Canadian investors are searching for top stocks to add to their TFSA retirement portfolios.
The strategy makes sense now that the TFSA contribution room has grown to the point where using it can help investors put aside some serious cash over the course of the next 20 or 30 years. Once the time comes to spend the money, you don’t have to pay any tax on the capital gains.
Let’s take a look at two top stocks that might be interesting picks today.
Sun Life has pulled back from a high near $56 in May to about $53 per share. That’s not a big drop, but it gives investors an opportunity to pick up the stock while it is reasonably priced.
Sun Life’s insurance, asset management, and wealth management operations should do well in a rising interest rate environment. Both Canada and the U.S. have bumped up interest rates over the past year, and that trend should continue, as economic growth and low unemployment start to put upward pressure on inflation.
The sweet spot is an inflation rate of about 2%, but Statistics Canada just released its report for July that indicates inflation hit 3%, which is the higher reading since 2011. This means the Bank of Canada will likely step up its pace of rate increases.
Higher rates tend to be good for insurance companies, as they boost the return that can be earned on funds set aside to cover potential claims.
Sun Life is also attractive for buy-and-hold investors who want exposure to emerging markets. The company has established subsidiaries or partnerships in several Asian countries, including India, China, Vietnam, Malaysia, Indonesia, and the Philippines. As the middle class grows in these countries, demand for insurance and investment products should soar.
Sun Life has returned to dividend growth after hitting the pause button while it recovered from the financial crisis, and more gains should be on the way. The current payout provides a yield of 3.6%.
Enbridge spent $37 billion last year to buy Spectra Energy in a deal that created North America’s largest energy infrastructure company. The market didn’t like the move, thinking Enbridge’s balance sheet might be getting a bit heavy on the debt side in the face of rising rates.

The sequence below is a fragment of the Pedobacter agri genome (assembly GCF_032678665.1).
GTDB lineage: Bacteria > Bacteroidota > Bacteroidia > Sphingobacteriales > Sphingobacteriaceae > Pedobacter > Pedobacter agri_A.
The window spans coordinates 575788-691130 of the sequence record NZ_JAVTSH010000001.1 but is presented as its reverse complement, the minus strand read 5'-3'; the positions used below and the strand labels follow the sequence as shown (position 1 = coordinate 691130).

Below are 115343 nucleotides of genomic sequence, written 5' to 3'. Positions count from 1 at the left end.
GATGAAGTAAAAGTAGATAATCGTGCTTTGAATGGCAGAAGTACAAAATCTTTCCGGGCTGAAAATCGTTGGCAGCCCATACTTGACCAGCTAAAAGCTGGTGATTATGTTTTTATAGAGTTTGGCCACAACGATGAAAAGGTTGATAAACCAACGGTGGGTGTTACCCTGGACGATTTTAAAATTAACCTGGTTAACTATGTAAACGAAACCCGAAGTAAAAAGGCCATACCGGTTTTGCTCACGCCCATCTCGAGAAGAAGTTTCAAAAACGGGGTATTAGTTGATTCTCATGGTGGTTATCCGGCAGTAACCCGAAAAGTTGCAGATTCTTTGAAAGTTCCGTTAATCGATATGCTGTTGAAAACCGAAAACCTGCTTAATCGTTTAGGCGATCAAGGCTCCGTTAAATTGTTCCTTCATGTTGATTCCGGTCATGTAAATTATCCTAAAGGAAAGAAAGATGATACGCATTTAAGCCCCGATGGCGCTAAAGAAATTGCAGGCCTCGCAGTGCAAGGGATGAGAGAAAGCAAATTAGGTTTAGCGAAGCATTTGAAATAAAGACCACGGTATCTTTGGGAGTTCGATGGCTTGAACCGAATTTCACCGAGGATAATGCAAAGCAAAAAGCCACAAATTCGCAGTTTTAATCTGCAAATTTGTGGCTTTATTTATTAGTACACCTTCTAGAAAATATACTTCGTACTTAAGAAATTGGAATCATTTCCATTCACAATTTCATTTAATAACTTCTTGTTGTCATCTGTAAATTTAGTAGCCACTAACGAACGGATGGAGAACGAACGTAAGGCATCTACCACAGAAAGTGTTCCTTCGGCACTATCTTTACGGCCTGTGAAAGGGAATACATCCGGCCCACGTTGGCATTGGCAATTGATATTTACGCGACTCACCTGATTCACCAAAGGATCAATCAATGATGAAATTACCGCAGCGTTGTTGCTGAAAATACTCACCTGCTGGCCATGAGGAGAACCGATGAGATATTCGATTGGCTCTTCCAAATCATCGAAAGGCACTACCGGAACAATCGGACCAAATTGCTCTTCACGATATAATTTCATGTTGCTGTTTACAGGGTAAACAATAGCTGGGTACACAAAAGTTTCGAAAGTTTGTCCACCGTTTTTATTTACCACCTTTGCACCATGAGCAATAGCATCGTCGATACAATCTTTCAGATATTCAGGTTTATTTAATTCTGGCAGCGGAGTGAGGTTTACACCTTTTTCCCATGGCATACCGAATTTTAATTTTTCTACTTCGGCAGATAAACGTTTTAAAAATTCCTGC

The stock extended its decline from the 2015 high near $65 to a 2018 low around $38 per share. In the past three months, however, it appears the tide has turned, and Enbridge is back to $47. The company is making good progress on efforts to monetize non-core assets, as it shifts to become squarely focused on regulated businesses. Enbridge already found buyers for $7.5 billion of the $10 billion it had identified for sale over the next three years.
Proceeds will be used to shore up the balance sheet and help fund the ongoing near-term capital plan. Long-term organic growth is still a question amid the current anti-pipeline environment, but the company pays a rock-solid dividend that should continue to increase over the medium term and additional acquisitions could be on the way.
The current payout provides a yield of 5.7%.
The bottom line
Sun Life and Enbridge look somewhat oversold today and should be strong buy-and-hold picks for a dividend-focused TFSA retirement fund.
This article represents the opinion of the writer, who may disagree with the “official” recommendation position of a Motley Fool premium service or advisor. We’re Motley! Questioning an investing thesis — even one of our own — helps us all think critically about investing and make decisions that help us become smarter, happier, and richer, so we sometimes publish articles that may not be in line with recommendations, rankings or other content.
Fool contributor Andrew Walker owns shares of Enbridge. Enbridge is a recommendation of Stock Advisor Canada.